I asked the privilege of meditation for one hour, at the hands of the
committee, before I would render a decision either way. During that
recess the above argumentation occupied my thoughts. The time expired,
and I again presented myself before them. I did not deem it requisite
to state the grounds of my decision; I briefly signified my assent, and
made instant preparation to carry the plan into execution.
Having passed on the line of the Pacific Railway more than once, I was
perfectly familiar with all of its windings, gorges and precipices.
I selected Cape Horn as the best adapted to the purpose, and... the
public knows the rest.
Having been fully acquitted by two tribunals of the law, I make
this final appeal to my fellowmen throughout the State, and ask them
confidently not to reverse the judgments already pronounced.
I am conscious of no guilt; I feel no remorse; I need no repentance.
For me justice has no terrors, and conscience no sting. Let me be judged
solely by the motives which actuated me, and the importance of the end
accomplished, and I shall pass, unscathed, both temporal and eternal
The following additional particulars, as sequel to the Summerfield
homicide, have been furnished by an Auburn correspondent:
Mr. Editor: The remarkable confession of the late Leonidas Parker, which
appeared in your issue of the 13th ultimo, has given rise to a series
of disturbances in this neighborhood, which, for romantic interest and
downright depravity, have seldom been surpassed, even in California.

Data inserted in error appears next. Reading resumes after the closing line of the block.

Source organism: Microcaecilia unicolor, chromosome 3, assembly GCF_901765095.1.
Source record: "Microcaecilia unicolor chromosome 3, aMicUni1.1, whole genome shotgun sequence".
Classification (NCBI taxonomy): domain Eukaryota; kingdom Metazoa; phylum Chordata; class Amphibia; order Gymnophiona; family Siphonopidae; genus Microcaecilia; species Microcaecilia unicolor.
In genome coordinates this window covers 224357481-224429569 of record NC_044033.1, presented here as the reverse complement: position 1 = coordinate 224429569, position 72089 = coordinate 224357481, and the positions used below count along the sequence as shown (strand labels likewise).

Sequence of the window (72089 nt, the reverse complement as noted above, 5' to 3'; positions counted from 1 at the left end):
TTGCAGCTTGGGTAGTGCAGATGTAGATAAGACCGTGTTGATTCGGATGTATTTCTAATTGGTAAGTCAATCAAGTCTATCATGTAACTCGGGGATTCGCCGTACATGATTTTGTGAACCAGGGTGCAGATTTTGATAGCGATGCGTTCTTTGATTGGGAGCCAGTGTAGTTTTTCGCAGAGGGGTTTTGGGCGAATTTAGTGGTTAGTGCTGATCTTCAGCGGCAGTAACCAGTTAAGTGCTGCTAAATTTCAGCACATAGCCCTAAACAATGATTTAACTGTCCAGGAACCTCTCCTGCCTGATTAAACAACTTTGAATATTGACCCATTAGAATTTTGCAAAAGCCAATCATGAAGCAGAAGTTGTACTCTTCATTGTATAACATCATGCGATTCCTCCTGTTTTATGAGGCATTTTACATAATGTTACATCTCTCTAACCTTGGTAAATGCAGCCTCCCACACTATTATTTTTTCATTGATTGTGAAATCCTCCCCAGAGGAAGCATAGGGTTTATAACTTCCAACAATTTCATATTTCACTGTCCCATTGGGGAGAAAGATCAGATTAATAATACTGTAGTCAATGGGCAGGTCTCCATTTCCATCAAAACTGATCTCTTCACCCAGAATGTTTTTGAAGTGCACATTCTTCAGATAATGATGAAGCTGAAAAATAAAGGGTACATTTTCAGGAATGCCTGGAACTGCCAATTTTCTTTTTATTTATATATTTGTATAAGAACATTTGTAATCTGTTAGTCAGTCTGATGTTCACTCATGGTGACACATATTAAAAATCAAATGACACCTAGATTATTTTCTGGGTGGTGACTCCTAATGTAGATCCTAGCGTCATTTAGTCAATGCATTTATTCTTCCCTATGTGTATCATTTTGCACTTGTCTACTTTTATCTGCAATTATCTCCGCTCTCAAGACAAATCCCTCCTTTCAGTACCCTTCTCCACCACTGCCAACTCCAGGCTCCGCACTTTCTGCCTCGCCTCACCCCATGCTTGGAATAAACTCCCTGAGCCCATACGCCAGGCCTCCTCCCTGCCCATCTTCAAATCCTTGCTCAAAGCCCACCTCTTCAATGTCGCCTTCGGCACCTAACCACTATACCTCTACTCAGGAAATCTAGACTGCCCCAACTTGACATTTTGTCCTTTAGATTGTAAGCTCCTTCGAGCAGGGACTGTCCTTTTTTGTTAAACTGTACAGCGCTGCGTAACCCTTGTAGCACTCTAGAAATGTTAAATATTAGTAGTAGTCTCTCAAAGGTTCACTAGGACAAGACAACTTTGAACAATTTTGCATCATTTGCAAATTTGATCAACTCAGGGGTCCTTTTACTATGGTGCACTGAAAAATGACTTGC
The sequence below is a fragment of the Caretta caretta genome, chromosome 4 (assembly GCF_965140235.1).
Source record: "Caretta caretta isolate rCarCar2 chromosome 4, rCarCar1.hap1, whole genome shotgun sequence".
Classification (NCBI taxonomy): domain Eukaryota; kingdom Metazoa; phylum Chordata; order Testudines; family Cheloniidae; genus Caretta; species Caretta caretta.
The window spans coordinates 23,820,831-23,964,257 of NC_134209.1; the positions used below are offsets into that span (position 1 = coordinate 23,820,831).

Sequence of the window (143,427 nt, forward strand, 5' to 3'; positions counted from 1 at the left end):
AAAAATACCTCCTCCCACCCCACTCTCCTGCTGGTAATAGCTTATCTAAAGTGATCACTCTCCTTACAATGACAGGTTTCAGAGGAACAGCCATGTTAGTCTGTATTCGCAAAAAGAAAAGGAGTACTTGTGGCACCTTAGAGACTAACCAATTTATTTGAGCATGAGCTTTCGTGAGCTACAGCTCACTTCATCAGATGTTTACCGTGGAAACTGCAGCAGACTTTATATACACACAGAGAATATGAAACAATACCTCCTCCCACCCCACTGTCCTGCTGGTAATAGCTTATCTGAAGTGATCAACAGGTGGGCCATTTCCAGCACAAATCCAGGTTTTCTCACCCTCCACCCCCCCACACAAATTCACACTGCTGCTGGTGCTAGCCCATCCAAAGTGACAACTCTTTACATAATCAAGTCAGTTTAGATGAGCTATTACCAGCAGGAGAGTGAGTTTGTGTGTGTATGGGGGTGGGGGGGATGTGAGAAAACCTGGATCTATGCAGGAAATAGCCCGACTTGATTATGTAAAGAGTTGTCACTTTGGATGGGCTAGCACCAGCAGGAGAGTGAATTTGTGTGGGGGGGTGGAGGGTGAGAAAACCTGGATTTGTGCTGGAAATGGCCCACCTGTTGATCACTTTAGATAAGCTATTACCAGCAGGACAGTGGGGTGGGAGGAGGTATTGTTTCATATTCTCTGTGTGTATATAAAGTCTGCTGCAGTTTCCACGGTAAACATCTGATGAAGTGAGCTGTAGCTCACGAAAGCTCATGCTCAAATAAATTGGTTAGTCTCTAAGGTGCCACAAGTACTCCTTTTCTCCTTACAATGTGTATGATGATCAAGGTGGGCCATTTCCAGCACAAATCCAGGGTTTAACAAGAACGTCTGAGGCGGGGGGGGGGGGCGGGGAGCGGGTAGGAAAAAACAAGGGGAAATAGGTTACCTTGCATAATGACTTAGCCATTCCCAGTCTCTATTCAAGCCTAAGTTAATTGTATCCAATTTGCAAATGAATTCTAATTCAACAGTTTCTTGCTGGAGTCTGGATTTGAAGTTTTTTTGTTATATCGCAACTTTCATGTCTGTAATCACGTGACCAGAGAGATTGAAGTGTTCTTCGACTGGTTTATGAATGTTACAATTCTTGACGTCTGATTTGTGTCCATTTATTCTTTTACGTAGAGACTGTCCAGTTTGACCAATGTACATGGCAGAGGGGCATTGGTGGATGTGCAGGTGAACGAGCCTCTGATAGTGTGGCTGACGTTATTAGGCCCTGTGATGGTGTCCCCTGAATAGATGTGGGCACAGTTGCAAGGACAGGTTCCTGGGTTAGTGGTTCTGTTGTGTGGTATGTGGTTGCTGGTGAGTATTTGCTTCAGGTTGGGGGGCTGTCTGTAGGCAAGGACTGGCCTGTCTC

Before proceeding to relate in detail the late transactions, allow me
to remark that the wonderful narrative of Parker excited throughout this
county sentiments of the most profound and contradictory character.
I, for one, halted between two opinions - horror and incredulity; and
nothing but subsequent events could have fully satisfied me of the
unquestionable veracity of your San Francisco correspondent, and the
scientific authenticity of the facts related.
The doubt with which the story was at first received in this
community - and which found utterance in a burlesque article in an
obscure country journal, the Stars and Stripes, of Auburn - has finally
been dispelled, and we find ourselves forced to admit that we stand even
now in the presence of the most alarming fate. Too much credit cannot be
awarded to our worthy coroner for the promptitude of his action, and we
trust that the Governor of the State will not be less efficient in the
discharge of his duty.
[Since the above letter was written the following proclamation has been
issued. - P. J.]
Proclamation of the Governor.
Department of State.
By virtue of the authority in me vested, I do hereby offer the above
reward of ten thousand dollars, in gold coin of the United States, for
the arrest of Bartholomew Graham, familiarly known as "Black Bart." Said
Graham is accused of the murder of C. P. Gillson, late of Auburn, county
of Placer, on the 14th ultimo. He is five feet ten inches and a half in
height, thick set, has a mustache sprinkled with gray, grizzled hair,
clear blue eyes, walks stooping, and served in the late civil war, under
Price and Quantrell, in the Confederate army. He may be lurking in some
of the mining-camps near the foot-hills, as he was a Washoe teamster
during the Comstock excitement. The above reward will be paid for him,
dead or alive, as he possessed himself of an important secret by robbing
the body of the late Gregory Summerfield.
By the Governor: H. G. Nicholson,
Secretary of State.
Given at Sacramento, this the fifth day of June, 1871.
Our correspondent continues:
I am sorry to say that Sheriff Higgins has not been so active in the
discharge of his duty as the urgency of the case required, but he is
perhaps excusable on account of the criminal interference of the editor
above alluded to. But I am detaining you from more important matters.
Your Saturday's paper reached here at 4 o'clock Saturday,13th May, and,
as it now appears from the evidence taken before the coroner, several
persons left Auburn on the same errand, but without any previous